Sergius talks about the limitations of EVs and how shorter-range models will push the adoption of all-electric vehicles.
With a limited range, even on a full charge and a sparse charging infrastructure, range anxiety in an EV is definitely an issue. And so, it’s really the long-range EV that will drive mass adoption of electric vehicles. Or so I thought. After a few months with EVs in our garage, all of us at Autocar are now thinking differently.
A few months ago, heading to my hometown Goa for a vacation, I was pretty tempted to take our long-term Hyundai Kona on the trip. It would certainly help keep the fuel bills low, save the environment and what a story it would make. But when planning the 600km plus route from my Mumbai home, it was soon clear the story would be quite a read for all the wrong reasons.
The Kona’s 452km, ARAI-certified range isn’t what you get in the real world. Plus, with most of the driving on the highway, the range would drop further still. Yes, completely unlike IC engine cars, EVs return a slightly higher mileage in the city and a lower figure on the highway, thanks to the extra brake energy regeneration possible in the city. And so rather than have multiple – and longer – charging stops and potentially run out of charge somewhere in the ghats, I picked the keys to the Hector.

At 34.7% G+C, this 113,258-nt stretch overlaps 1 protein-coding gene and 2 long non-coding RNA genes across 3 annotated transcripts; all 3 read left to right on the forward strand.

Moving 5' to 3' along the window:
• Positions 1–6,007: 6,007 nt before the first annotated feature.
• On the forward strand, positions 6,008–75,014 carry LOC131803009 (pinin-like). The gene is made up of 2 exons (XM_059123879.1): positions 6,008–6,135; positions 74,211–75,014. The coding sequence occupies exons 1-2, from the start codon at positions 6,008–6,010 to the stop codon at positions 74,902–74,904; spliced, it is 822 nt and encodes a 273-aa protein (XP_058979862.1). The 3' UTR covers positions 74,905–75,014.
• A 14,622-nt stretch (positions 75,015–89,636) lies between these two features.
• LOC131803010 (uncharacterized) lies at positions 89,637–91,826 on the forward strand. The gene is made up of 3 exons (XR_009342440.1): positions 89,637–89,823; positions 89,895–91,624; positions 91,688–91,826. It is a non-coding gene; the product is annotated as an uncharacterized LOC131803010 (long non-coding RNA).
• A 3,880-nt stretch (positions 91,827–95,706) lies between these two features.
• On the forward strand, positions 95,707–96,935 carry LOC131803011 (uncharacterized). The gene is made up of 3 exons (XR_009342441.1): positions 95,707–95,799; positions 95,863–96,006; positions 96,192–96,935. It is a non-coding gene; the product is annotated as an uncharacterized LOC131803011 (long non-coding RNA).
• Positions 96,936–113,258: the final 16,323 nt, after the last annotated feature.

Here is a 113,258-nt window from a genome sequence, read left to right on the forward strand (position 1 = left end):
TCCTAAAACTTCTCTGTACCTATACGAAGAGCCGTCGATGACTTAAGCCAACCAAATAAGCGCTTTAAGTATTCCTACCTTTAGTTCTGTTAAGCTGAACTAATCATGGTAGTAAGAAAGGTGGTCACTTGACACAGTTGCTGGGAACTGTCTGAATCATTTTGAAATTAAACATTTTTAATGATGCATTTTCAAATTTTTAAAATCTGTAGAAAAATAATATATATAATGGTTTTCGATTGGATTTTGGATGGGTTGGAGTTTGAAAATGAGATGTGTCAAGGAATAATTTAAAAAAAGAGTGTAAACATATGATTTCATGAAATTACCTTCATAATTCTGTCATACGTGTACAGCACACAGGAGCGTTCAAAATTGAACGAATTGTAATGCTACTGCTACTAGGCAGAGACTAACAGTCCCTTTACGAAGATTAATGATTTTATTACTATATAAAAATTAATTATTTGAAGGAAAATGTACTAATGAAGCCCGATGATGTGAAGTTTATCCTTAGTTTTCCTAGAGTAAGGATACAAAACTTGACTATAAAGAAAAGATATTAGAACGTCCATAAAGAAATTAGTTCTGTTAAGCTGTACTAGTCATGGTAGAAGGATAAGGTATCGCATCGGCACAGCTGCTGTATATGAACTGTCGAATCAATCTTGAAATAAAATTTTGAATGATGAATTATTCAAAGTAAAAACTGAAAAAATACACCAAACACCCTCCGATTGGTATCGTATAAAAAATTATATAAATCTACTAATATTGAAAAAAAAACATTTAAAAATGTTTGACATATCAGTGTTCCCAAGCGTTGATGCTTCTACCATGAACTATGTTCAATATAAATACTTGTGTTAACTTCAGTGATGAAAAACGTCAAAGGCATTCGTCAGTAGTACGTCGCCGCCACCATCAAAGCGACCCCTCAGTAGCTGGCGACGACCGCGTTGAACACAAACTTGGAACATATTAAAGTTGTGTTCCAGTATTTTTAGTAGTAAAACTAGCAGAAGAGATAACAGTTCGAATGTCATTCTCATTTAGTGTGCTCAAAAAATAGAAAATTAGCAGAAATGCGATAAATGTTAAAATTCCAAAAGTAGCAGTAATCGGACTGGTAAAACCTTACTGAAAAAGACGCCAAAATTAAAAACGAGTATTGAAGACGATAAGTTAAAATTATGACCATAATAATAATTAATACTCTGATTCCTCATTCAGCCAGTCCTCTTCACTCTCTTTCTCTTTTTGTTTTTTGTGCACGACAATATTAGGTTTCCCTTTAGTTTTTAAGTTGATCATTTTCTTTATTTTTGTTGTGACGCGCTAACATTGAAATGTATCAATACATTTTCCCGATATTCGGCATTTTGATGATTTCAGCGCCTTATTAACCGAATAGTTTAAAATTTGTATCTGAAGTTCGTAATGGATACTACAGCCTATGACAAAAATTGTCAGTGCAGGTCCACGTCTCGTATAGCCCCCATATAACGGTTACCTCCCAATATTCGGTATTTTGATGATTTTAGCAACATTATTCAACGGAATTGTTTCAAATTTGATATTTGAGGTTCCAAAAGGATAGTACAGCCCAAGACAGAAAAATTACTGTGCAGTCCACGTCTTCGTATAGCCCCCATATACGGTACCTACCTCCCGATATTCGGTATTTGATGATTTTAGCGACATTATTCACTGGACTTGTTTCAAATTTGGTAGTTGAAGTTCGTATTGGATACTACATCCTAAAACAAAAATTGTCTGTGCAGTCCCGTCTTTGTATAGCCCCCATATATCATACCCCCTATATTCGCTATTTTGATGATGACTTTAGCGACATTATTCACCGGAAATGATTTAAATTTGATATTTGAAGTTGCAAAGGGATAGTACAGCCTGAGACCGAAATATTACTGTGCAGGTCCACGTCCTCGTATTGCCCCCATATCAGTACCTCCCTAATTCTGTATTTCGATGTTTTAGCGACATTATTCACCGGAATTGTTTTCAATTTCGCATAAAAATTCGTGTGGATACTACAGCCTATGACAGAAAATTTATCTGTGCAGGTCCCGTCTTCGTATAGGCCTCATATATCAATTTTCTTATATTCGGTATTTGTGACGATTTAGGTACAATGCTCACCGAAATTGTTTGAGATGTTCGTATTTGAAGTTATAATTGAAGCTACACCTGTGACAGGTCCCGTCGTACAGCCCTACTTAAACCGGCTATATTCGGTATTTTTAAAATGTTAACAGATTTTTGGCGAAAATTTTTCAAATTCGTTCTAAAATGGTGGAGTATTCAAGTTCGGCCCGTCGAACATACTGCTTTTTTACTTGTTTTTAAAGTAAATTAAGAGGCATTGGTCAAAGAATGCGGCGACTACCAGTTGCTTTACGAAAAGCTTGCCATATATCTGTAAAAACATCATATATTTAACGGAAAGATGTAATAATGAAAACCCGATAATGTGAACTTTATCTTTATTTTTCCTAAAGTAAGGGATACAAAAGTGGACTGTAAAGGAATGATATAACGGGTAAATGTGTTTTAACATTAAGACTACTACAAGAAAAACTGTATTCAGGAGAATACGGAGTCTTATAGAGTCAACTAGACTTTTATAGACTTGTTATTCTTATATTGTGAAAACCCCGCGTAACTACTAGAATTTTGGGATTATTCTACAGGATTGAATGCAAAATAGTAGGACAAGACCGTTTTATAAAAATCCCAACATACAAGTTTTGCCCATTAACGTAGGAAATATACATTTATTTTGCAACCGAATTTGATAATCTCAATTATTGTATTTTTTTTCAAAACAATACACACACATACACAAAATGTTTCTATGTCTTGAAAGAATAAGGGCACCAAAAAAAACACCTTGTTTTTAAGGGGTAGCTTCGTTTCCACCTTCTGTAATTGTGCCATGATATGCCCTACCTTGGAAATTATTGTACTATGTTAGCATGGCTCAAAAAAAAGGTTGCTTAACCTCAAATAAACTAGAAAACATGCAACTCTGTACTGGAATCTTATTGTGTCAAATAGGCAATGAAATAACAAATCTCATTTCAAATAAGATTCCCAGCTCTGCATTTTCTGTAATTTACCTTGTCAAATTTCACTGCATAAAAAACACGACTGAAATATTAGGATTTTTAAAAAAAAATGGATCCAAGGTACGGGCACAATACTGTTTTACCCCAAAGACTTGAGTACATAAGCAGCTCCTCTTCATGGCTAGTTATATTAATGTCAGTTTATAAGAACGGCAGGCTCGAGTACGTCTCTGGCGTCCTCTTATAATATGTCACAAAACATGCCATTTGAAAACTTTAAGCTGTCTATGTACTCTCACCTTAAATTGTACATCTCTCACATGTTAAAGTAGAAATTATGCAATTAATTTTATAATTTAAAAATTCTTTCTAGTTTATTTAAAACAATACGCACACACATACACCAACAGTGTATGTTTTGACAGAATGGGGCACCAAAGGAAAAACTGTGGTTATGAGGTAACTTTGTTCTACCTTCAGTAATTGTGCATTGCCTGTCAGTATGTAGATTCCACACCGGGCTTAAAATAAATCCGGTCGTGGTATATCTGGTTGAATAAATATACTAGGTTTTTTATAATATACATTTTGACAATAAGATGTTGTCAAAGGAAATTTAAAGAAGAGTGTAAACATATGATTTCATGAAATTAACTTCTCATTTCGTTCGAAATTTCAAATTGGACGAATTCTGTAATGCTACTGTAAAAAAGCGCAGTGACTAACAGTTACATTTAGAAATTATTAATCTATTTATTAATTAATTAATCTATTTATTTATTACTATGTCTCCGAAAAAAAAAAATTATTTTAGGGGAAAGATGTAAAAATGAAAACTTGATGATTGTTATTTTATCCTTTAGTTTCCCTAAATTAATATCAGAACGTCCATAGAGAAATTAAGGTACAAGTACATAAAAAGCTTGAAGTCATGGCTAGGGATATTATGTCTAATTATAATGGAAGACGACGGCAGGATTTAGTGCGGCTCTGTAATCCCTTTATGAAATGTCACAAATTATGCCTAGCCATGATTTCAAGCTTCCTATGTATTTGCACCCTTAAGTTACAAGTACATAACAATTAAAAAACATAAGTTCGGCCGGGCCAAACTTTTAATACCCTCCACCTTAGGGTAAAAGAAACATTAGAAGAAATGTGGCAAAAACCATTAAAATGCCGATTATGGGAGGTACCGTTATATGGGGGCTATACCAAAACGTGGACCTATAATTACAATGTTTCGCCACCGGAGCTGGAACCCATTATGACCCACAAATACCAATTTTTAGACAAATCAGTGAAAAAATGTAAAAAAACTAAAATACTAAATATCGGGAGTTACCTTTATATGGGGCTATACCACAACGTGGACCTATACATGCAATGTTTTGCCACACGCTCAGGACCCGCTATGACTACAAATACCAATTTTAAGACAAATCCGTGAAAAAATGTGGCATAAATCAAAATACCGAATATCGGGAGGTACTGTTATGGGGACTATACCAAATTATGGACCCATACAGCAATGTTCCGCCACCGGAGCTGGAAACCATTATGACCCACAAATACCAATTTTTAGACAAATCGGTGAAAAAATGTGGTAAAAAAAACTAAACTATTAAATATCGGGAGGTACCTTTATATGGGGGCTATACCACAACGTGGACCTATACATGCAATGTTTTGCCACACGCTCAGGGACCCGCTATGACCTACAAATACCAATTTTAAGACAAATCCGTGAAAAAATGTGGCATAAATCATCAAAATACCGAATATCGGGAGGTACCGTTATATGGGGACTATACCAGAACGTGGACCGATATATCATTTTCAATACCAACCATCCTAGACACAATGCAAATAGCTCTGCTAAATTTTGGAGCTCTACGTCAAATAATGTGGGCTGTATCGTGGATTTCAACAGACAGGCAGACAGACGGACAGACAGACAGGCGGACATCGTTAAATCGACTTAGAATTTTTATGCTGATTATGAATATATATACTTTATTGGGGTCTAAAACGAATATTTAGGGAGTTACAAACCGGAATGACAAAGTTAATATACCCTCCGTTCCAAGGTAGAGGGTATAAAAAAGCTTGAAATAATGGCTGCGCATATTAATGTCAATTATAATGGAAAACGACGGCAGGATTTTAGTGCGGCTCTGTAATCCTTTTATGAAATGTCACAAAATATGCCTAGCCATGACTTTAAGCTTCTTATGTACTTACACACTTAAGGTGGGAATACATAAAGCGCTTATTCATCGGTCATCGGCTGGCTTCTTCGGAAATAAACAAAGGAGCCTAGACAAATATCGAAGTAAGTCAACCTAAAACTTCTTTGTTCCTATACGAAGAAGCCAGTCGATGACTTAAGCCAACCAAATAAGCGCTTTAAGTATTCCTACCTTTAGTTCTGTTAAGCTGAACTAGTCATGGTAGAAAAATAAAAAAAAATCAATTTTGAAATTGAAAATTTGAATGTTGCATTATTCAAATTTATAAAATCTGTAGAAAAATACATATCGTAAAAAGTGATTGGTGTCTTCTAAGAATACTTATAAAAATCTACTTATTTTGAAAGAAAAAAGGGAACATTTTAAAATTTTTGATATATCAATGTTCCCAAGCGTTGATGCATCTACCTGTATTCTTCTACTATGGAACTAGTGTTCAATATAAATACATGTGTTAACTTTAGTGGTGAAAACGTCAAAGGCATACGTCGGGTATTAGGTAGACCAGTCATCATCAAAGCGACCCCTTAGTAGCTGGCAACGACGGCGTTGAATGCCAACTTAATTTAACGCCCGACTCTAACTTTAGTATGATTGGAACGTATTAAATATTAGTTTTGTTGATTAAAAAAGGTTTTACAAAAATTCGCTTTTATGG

And that’s pretty much been the story with all the EVs in our garage – no matter the range each offered, they were all reduced to city runabout duty only. Until, that is, Hormazd decided to take the EQC to Mahabaleshwar, the roughly 250km distance should have been achievable, given that the Merc’s 471km max range was well over the required distance. But…. well, as you’ll read about it in our February 2021 issue, it was quite an electrifying story.
So, while the maximum range an EV offers is definitely a problem, the lack of a well-developed charging infrastructure is really its biggest hurdle, and that’s where the thought process changes. Offering a range in excess of 400km does not make the EV a long-distance vehicle, it will still be used for daily driving only, which is typically never more than 100-odd km for most motorists. So rather than drive up costs with extra batteries, a smaller pack with a range of around 200km still keeps the EV very practical and the more affordable price tag will help put it in the hands of more buyers.
Yes, it does mean you have to charge your car every night, but think about it, even with a longer range, you’d still plug in. So while the long-range EV will serve as the poster boy, it’s the shorter range one that will really usher in the EV.